Let's start fresh:

The concentration of the boric acid solution is given as 1500 parts per million. Parts per million is defined as mg of solute/liter of solution. Molarity is defined as moles of solute/liter of solution. The denominators match, so the problem is just one of converting the numerator from milligrams to moles. Which I do, thusly:

(1500 mg H3BO3 / L sol'n) * (1 g / 1000 mg) * (1 mole H3BO3 / 61.83 g H3BO3)

= 0.0243 M H3BO3

Instead of calling it a day, let me consider the calculation on imgur.com. It starts with the expression:

1500 ppm H3BO3 = 1500 E -6 (molecules H3BO3 / molecules H2O)

This seems to imply that "parts per million" refers to a molecule fraction of solute in solvent, which is not used in chemistry, at least not as far as I know. But if we accept this understanding of "parts per million", the logic and calculation becomes this:

By the definition of "mole":

1500 molecules H3BO3 / 1 E 6 molecules H2O is equivalent to:

1500 moles H3BO3 / 1 E 6 moles H2O

So:

(1500 moles H3BO3 / 1 E 6 moles H2O) * (1 mole H2O / 18.01 g H2O) * (1000 g / kg) * (0.7125 kg / L)

= 0.0593 M H3BO3

...which matches the calculation by the formula you stated at the top of your post:

c_i = (1500 * 0.7125) / (1000 * 18.01) = 0.0593 M H3BO3

The omission of units of measure is unsettling to me, but we're all friends here, right?

I should point out that the conversion in the imgur.com file: 1 cm^3 = 1000 dm^3 is wrong. The correct relationship is: 1000 cm^3 = 1 dm^3. The difference between the calculated answer in the imgur.com file and the answer above can be traced to this improper conversion of cm^3 to dm^3, and the density of water at a temperature and pressure (1.0 kg/L at ~25 °C and 1 atm) that does not apply to the conditions (0.7125 kg/L at 300 °C and at least ~85 atm).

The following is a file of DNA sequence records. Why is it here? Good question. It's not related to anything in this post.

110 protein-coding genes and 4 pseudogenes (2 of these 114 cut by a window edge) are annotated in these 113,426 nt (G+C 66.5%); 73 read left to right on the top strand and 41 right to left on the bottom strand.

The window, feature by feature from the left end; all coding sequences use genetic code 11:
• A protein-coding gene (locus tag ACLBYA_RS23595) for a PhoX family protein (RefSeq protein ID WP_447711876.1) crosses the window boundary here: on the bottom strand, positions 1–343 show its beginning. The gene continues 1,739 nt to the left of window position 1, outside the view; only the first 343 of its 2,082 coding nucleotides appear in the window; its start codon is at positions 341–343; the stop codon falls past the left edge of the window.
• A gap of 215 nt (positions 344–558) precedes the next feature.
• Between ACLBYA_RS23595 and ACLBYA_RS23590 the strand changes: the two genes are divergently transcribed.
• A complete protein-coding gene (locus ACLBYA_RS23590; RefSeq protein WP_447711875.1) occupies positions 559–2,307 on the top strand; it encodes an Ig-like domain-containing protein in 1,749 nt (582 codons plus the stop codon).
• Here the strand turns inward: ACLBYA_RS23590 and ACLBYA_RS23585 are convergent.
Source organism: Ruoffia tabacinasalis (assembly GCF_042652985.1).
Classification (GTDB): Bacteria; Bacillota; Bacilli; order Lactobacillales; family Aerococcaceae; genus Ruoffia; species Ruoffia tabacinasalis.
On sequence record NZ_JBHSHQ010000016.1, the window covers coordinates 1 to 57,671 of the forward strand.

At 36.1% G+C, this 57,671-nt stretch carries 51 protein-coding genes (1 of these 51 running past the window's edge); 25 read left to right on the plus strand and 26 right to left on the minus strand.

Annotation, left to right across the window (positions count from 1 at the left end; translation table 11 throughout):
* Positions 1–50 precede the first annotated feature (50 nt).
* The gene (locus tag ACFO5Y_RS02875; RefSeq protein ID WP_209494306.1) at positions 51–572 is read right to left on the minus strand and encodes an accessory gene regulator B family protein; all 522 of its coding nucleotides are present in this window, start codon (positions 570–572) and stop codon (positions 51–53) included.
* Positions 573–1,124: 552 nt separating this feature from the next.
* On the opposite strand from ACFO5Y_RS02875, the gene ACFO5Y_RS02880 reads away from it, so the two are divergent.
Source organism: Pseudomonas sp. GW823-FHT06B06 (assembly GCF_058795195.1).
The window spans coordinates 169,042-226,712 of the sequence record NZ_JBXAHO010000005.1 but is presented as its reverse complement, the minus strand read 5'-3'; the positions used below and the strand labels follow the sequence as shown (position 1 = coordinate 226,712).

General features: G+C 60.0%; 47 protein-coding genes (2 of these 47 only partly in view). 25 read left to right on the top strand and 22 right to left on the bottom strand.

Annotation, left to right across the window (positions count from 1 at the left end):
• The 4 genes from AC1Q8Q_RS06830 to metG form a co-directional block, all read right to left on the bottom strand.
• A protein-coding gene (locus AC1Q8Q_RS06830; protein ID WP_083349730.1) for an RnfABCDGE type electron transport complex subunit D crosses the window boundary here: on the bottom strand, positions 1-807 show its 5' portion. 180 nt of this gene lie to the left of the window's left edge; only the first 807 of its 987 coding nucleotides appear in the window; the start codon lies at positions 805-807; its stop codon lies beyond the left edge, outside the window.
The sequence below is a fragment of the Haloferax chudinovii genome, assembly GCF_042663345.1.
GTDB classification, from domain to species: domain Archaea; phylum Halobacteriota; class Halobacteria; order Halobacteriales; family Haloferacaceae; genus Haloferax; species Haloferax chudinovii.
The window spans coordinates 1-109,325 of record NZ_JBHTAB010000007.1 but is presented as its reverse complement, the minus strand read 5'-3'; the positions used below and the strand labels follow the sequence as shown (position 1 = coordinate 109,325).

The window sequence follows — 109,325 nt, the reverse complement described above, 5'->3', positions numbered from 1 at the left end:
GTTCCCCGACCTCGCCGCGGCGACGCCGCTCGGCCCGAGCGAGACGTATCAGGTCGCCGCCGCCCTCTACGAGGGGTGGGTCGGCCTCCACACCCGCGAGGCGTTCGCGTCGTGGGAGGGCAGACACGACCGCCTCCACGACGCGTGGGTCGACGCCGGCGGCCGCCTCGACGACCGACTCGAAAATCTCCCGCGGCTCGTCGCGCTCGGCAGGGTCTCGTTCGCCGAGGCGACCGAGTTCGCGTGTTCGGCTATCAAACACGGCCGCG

I hope this helps, or at least, that I haven't added to your confusion.

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    $\begingroup$ ppm is defined as 1 in 1,000,000. Nothing more, nothing less. It does not say what the parts are. It may be typically mass, volume, molar amount. ppm as mg/L implies mass is considered and density= 1g/mL so it means mg/kg. Air context considers volume ppm, what is nearly the same as molar ppm. That all is the reason why using ppm and similar is highly discouraged, as there are possible multiple interpretations unless explicitly excluded. $\endgroup$
    – Poutnik
    Oct 6, 2022 at 8:20
  • $\begingroup$ Please visit this page, this page and this one on how to format your future posts better with MathJax and Markdown. $\endgroup$
    – andselisk
    Oct 6, 2022 at 9:48
  • $\begingroup$ Poutnik: Your point about the ambiguity of the phrase "parts per million" is well-taken, especially in light of the notation "ppt". I can never remember the rule; is it "parts per trillion", while "parts per thousand" has to be written out, or the other way around? andselisk: Thank you for the links. I am relatively new to the site, and this information will help me to be a better contributor. $\endgroup$ Oct 7, 2022 at 1:46
  • $\begingroup$ Thank you for your answer. The water is the coolant in the primary circuit of a PWR, and is consequently at high temperatures and pressures, as correctly assumed by you. $\endgroup$ Oct 7, 2022 at 12:49